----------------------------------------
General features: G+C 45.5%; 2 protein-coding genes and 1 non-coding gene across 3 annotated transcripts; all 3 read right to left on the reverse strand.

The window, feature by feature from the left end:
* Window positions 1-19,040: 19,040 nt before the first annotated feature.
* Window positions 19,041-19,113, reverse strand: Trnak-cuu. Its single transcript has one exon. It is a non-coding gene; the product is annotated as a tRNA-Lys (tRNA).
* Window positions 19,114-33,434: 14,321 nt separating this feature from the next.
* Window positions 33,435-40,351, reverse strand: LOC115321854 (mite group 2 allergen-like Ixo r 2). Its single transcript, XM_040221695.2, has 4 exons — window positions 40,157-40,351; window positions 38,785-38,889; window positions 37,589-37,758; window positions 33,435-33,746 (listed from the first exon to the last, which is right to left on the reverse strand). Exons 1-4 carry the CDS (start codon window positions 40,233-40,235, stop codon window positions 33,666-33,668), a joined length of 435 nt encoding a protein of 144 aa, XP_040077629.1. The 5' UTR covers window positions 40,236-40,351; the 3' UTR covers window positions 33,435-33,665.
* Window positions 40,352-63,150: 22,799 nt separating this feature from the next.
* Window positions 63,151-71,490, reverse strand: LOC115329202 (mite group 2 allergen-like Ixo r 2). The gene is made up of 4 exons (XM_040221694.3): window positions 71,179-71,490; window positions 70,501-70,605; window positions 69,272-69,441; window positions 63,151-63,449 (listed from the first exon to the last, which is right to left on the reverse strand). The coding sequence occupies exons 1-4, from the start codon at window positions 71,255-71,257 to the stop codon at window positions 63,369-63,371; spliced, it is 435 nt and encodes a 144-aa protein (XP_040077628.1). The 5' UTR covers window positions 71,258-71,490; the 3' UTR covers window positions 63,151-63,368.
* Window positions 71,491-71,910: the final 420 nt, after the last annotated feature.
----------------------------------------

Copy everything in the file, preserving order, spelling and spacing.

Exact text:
General features: G+C 45.5%; 2 protein-coding genes and 1 non-coding gene across 3 annotated transcripts; all 3 read right to left on the reverse strand.

The window, feature by feature from the left end:
* Window positions 1-19,040: 19,040 nt before the first annotated feature.
* Window positions 19,041-19,113, reverse strand: Trnak-cuu. Its single transcript has one exon. It is a non-coding gene; the product is annotated as a tRNA-Lys (tRNA).
* Window positions 19,114-33,434: 14,321 nt separating this feature from the next.
* Window positions 33,435-40,351, reverse strand: LOC115321854 (mite group 2 allergen-like Ixo r 2). Its single transcript, XM_040221695.2, has 4 exons — window positions 40,157-40,351; window positions 38,785-38,889; window positions 37,589-37,758; window positions 33,435-33,746 (listed from the first exon to the last, which is right to left on the reverse strand). Exons 1-4 carry the CDS (start codon window positions 40,233-40,235, stop codon window positions 33,666-33,668), a joined length of 435 nt encoding a protein of 144 aa, XP_040077629.1. The 5' UTR covers window positions 40,236-40,351; the 3' UTR covers window positions 33,435-33,665.
* Window positions 40,352-63,150: 22,799 nt separating this feature from the next.
* Window positions 63,151-71,490, reverse strand: LOC115329202 (mite group 2 allergen-like Ixo r 2). The gene is made up of 4 exons (XM_040221694.3): window positions 71,179-71,490; window positions 70,501-70,605; window positions 69,272-69,441; window positions 63,151-63,449 (listed from the first exon to the last, which is right to left on the reverse strand). The coding sequence occupies exons 1-4, from the start codon at window positions 71,255-71,257 to the stop codon at window positions 63,369-63,371; spliced, it is 435 nt and encodes a 144-aa protein (XP_040077628.1). The 5' UTR covers window positions 71,258-71,490; the 3' UTR covers window positions 63,151-63,368.
* Window positions 71,491-71,910: the final 420 nt, after the last annotated feature.